Yesterday, Newark superintendent Cami Anderson came to AEI to give a talk. The talk had to be relocated and the logistics modified because a busload of Anderson critics pledging to disrupt the event followed her from Newark--accompanied by banners, train whistles, and a track record of confrontations and disturbances. (Lyndsey Layton provides a good write-up on all this, and the larger Newark debate, in this morning’s Washington Post. And you can see Anderson’s talk and conversation with me here.)
Ironically, the event came about because I’d raised some questions about Newark school reform. I wrote an Ed Week op-ed back during the summer that suggested Facebook founder Mark Zuckerberg’s $100 million gift to Newark was in many ways a cautionary tale of the mistakes that philanthropists make. In the course of that piece, I was indirectly critical of some of what Newark has been doing. Anderson, a friend who has been superintendent of New Jersey’s largest school system since 2011, argued that my depiction of Newark was unfair and inaccurate. We discussed all of this and agreed that the school district hadn’t done a great job of sharing some of what she was telling me. So, I invited her to come down to AEI, offer her perspective and some of the results from Newark, and talk about the lessons being learned.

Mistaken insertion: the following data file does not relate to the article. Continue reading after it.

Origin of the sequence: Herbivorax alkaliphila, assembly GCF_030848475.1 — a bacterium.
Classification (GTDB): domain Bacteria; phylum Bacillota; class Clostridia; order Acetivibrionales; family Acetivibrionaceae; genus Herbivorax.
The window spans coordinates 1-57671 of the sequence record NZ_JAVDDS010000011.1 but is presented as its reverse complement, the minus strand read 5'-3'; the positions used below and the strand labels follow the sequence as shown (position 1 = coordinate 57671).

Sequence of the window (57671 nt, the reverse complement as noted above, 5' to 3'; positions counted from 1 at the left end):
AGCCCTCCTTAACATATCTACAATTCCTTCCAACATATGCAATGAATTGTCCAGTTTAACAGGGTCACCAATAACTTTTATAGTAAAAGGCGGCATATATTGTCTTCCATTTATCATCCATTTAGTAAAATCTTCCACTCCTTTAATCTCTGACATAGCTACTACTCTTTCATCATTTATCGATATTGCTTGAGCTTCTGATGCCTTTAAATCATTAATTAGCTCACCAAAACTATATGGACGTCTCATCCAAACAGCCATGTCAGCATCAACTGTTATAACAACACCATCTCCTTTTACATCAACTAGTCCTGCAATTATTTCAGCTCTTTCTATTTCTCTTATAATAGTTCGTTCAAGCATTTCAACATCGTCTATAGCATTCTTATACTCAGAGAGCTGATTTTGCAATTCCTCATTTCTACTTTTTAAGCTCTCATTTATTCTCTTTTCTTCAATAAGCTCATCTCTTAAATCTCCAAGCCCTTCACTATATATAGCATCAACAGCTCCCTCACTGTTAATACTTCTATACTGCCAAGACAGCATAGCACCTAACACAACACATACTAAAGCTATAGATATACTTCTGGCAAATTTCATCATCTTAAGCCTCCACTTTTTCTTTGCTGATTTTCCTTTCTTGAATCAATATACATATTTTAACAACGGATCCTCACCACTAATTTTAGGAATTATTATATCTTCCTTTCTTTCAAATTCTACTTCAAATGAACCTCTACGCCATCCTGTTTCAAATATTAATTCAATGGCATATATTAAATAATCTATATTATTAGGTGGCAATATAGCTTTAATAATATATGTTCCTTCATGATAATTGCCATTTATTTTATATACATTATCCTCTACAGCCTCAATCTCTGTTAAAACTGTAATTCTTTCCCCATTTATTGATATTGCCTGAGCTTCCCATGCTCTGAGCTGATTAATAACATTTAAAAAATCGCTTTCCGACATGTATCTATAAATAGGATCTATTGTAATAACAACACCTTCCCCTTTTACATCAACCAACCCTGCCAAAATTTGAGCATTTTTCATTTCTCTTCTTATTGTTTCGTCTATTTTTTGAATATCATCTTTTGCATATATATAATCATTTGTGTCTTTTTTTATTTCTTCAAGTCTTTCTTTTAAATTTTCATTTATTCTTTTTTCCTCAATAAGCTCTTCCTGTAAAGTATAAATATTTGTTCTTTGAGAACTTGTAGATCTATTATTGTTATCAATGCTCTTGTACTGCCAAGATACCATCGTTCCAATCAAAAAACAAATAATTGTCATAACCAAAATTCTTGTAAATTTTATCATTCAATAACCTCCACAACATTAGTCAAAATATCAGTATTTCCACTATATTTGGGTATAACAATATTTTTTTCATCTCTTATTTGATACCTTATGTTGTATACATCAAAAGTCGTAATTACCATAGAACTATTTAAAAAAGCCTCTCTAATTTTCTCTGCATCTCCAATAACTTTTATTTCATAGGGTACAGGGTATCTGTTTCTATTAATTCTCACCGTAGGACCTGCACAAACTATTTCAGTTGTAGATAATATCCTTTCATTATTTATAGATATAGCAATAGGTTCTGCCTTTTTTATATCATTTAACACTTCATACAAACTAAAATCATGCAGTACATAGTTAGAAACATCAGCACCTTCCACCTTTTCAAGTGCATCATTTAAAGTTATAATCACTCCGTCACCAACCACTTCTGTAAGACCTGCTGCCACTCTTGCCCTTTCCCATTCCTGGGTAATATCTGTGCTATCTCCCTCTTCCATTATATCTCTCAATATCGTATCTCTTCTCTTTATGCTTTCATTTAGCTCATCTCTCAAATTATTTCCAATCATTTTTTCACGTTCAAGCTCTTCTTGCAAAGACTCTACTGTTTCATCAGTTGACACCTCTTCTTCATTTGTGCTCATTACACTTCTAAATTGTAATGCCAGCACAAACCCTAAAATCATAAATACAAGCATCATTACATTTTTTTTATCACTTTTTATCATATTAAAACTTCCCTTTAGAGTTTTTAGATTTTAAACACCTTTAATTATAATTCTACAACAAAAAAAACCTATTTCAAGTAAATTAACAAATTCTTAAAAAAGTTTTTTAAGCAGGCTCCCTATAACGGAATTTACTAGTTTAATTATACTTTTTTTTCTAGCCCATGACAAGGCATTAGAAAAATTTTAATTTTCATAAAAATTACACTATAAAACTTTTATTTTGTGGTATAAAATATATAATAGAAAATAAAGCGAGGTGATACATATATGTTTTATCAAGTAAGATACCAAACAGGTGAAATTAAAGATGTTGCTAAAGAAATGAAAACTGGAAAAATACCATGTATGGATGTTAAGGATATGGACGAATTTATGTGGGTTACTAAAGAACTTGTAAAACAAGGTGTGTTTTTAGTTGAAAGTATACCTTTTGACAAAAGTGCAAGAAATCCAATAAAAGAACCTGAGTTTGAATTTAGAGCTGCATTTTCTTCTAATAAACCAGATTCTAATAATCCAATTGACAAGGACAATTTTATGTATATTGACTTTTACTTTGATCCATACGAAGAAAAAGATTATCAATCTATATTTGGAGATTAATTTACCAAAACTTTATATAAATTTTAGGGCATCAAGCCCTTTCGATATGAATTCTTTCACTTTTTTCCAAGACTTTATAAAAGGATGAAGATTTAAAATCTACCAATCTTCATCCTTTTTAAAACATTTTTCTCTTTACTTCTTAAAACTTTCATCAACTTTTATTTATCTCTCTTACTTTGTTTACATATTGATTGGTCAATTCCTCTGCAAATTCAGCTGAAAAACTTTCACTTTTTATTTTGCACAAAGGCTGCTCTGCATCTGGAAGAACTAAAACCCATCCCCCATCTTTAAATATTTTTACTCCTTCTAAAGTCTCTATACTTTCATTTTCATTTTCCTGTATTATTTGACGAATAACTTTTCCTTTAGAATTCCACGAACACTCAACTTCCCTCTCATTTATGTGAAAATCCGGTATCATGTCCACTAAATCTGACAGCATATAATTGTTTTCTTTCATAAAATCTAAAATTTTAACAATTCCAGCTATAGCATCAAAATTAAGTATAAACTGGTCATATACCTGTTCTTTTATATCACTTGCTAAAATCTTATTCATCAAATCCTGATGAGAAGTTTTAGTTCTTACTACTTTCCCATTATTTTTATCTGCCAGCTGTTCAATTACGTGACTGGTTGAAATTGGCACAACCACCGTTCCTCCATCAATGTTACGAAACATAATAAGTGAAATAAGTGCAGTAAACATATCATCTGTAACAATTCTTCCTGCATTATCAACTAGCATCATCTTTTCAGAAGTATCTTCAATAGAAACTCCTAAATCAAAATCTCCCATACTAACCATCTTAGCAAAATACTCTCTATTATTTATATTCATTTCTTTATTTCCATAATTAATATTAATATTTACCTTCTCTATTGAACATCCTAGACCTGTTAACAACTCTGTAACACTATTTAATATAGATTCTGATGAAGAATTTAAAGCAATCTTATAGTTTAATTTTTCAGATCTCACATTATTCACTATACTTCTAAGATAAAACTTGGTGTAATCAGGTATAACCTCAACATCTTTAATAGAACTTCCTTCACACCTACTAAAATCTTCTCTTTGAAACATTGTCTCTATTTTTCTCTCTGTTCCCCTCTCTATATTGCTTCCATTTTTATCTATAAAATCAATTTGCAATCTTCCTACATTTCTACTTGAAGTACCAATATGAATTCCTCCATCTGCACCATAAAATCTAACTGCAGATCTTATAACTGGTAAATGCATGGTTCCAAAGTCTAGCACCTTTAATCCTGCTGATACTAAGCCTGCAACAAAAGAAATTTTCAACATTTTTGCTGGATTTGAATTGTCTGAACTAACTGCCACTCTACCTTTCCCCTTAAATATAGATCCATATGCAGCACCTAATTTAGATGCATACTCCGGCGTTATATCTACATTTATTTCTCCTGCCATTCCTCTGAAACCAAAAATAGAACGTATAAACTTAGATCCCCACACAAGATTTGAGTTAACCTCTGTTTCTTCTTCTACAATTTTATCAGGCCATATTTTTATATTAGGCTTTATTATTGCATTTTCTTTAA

The event was to be an examination of Newark and the lessons it holds--not a celebration of Anderson’s effort. As per usual, the session was to include a presentation by Anderson on her “One Newark” strategy, and then more than an hour of conversation and questions. Is Newark’s strategy the right one? Is it working? That’s what discussions like this are for. Should the governor control Newark’s schools? Is Anderson the right person to be superintendent? Good questions, all. Well worth discussing and debating in the nation’s capital.
The whole point of public debate in a free nation is that reasonable people routinely disagree with one another. They’re going to have different concerns, know different things, and look at facts in different ways. That’s why I seek to provide a forum where leaders and thinkers can make their case, whether I agree with them or not. Over the years, I’ve hosted “reformers” including the likes of Arne Duncan, Rod Paige, Joel Klein, Kaya Henderson, Michelle Rhee, John Deasy, Jim Shelton, John White, Deb Gist, Howard Fuller, and Campbell Brown. I’ve hosted those who come at things very differently, such as Randi Weingarten, Diane Ravitch, Dennis van Roekel, Lily Eskelsen Garcia, Debbie Meier, Carol Burris, Kevin Welner, and Larry Cuban. In my mind, this is part of what think tanks are for. In all of that time, through a slew of controversial personalities, we have never encountered a group so dead-set on trying to stop someone from simply being heard as this coterie from Newark.
I find it disturbing that Anderson’s detractors treat her as viciously as they do. It’s unfortunate that they have so rarely been called out for vitriolic and even threatening tactics. But it’s the hypocrisy that bothers me the most. A group that claims it is disenfranchised and silenced, and wants only to be heard, adopts tactics that stifle debate. Yet it tends to get a pass because some reporters who seem to have a soft spot for self-styled protesters also seem disinclined to call these rabble-rousers out for what they are: enemies of free speech, civil discourse, and reasoned debate.
The opinions expressed in Rick Hess Straight Up are strictly those of the author(s) and do not reflect the opinions or endorsement of Editorial Projects in Education, or any of its publications.